iLL Manors  (2012)    52/100

Rating 52/100                                                                         121 Min        18

iN Brief : A pretty decent addition to the canon of modern British gangster films, but one massively let down by a false premise and a sickeningly ludicrous plot decision towards the end.

mINI Review

fULL Review (contains spoilers)

mINI Review : iLL Manors appears in cinemas as the days count down to the London Olympic games. Set in Forest Gate, the Olympic park looms in the distance as we follow the story of multiple characters in the area through their dark world of narcotics and gangland culture. In true modern gangster film style, all of their stories begin to interlink and though some of the story is engaging, there is the distinct feeling of seeing exactly what we expected to before going in. It fails spectacularly to raise any sort of agenda. With even people in good jobs being forced out of areas like Forest Gate, as their rent is increased astronomically for the games, and no mention of this or any other socio-economic factor relating to the underprivileged of today, it’s an opportunity missed. If you have enjoyed British gangster films in the past, there is no reason you won’t like this. Nevertheless, Ben Drew has to have a very deep rethink of his strategy if he wants to adhere to his mission statement, and use the art form of film to redefine the class system in Britain. If anything, such fare can only entrench it further.

pLOT : People holding various positions in the London criminal fraternity go about their daily business. Meanwhile, some of the local youngsters are trying to break into the gangs, whilst others are trying to leave them.

fULL Review (contains spoilers) : iLL Manors is Ben Drew’s directorial debut. Who is Ben Drew, I hear you ask? He also goes by the professional moniker of Plan B. Who is Plan B? I hear most of you still cry. He is a rapper who has been on the circuit for a few years now and who has enjoyed limited chart success, having occasionally strayed into the UK top ten. The I.M.D.B. also reliably states he played one of the main hooligans in ‘Harry Brown’ (09) pitted against Michael Caine’s housing estate pensioner, and also had bit parts in both Noel Clarks ‘Adulthood’ (08) and ‘4..3..2..1’ (10) (if memory serves he was a jealous ex-lover in the latter who made comment regarding his successor having a larger male appendage than himself, perhaps indicating he’s OK with not taking himself too seriously).

Most movie goers will probably recognise him from the irritating Hewlett-Packard ads that have been playing before the trailers in cinemas. In these ads we are to believe Plan B is already highly successful, and it feels a little forced. Similarly the trailer for his first film at the helm describes him as a ‘visionary’, and herein lies the most immediate problem with iLL Manors. A gangster film, set in London, written and directed by a London rapper. Hmm. Is this really going to appeal to a wide audience? The British cinema viewing public will be pretty familiar with the regular appearance of British gangster films, invariably set in London, previously normally featuring Danny Dyer until he suggested it’s a good idea to scar the face of your ex-girlfriend so that no one else will want her (though his publisher Bauer Media did admit ‘an extremely regrettable production error’ had taken place and Dyer was adamant he had been misquoted, the damage was nevertheless done), and now quite often with Adam Deacon in the credits somewhere instead. These films will feature hip hop/rap music, a high percentage of black cast members, an abundance of swearing, drugs, and a reasonably high mortality rate. This is the modern template for the British gangster film, perhaps worryingly almost a cult genre in its own right.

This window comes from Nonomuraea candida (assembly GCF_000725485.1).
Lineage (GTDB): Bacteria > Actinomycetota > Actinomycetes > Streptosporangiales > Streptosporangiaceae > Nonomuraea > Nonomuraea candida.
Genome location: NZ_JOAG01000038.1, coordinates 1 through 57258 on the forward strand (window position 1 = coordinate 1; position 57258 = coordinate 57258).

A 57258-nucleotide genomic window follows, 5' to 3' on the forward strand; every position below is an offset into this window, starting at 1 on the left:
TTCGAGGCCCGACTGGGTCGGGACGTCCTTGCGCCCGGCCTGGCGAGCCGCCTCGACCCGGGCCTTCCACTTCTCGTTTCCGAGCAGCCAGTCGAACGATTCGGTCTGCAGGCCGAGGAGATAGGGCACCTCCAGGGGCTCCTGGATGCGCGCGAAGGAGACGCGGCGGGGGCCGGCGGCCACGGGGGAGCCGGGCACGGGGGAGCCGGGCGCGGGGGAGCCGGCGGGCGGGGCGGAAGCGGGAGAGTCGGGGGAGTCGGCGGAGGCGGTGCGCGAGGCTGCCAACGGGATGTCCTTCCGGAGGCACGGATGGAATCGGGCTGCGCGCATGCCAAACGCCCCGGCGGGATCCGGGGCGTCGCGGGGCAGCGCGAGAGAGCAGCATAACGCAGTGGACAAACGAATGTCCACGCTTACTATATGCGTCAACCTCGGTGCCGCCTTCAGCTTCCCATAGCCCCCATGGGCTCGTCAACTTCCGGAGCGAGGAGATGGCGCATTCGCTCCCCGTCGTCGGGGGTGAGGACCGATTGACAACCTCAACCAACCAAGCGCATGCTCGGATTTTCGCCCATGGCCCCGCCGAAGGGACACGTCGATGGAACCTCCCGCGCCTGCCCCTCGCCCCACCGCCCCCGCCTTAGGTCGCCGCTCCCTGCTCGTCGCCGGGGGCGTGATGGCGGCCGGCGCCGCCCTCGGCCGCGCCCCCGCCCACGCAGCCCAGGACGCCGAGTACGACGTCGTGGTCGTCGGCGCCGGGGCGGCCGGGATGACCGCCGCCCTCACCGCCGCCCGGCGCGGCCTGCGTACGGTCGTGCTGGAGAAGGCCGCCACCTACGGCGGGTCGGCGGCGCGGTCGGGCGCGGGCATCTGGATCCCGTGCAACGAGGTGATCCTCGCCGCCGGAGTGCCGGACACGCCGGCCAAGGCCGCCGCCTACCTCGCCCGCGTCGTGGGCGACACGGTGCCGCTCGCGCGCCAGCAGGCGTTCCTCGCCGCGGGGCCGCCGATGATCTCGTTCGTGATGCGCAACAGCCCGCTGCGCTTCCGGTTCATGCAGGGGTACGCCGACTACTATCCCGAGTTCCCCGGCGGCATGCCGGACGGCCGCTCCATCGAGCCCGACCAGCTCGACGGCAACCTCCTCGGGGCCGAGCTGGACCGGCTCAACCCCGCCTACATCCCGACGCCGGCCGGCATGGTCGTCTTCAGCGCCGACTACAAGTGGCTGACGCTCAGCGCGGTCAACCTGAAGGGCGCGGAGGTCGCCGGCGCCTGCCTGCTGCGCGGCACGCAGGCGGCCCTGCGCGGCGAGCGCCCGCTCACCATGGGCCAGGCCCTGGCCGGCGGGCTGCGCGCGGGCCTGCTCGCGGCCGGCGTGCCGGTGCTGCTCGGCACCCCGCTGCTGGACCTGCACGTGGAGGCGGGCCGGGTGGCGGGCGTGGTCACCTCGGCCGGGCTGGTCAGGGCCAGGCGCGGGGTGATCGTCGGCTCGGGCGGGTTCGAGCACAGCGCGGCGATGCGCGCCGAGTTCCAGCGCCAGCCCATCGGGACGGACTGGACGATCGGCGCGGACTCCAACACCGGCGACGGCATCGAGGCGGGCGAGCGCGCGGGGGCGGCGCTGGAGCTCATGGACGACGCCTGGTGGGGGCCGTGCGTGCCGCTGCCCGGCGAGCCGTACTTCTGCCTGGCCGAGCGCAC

There are exceptions of course, films that belong to the group but that add a little more originality to it, such as the aforementioned ‘Harry Brown’, the ending of ‘The Veteran’ (11) with Toby Kebbell, Dexter Fletcher’s recent ‘Wild Bill’ (11), but your average punter could well be forgiven for thinking this particular outing into the field will simply yield more of the same, with the only exception being it will also act as a vehicle for Plan B’s music. However, armed with the knowledge that Plan B released the single iLL Manors prior to the film, with the subject matter of the English riots of 2011 and, as he puts it, “society’s failure to nurture its disadvantaged youth/yoof,” we already have this set out to be a little different from the normal gangster fare. Especially since Drew has suggested the film and the single are the beginnings of a movement, led by himself, to address the class system in Britain. How then does the film actually bear up?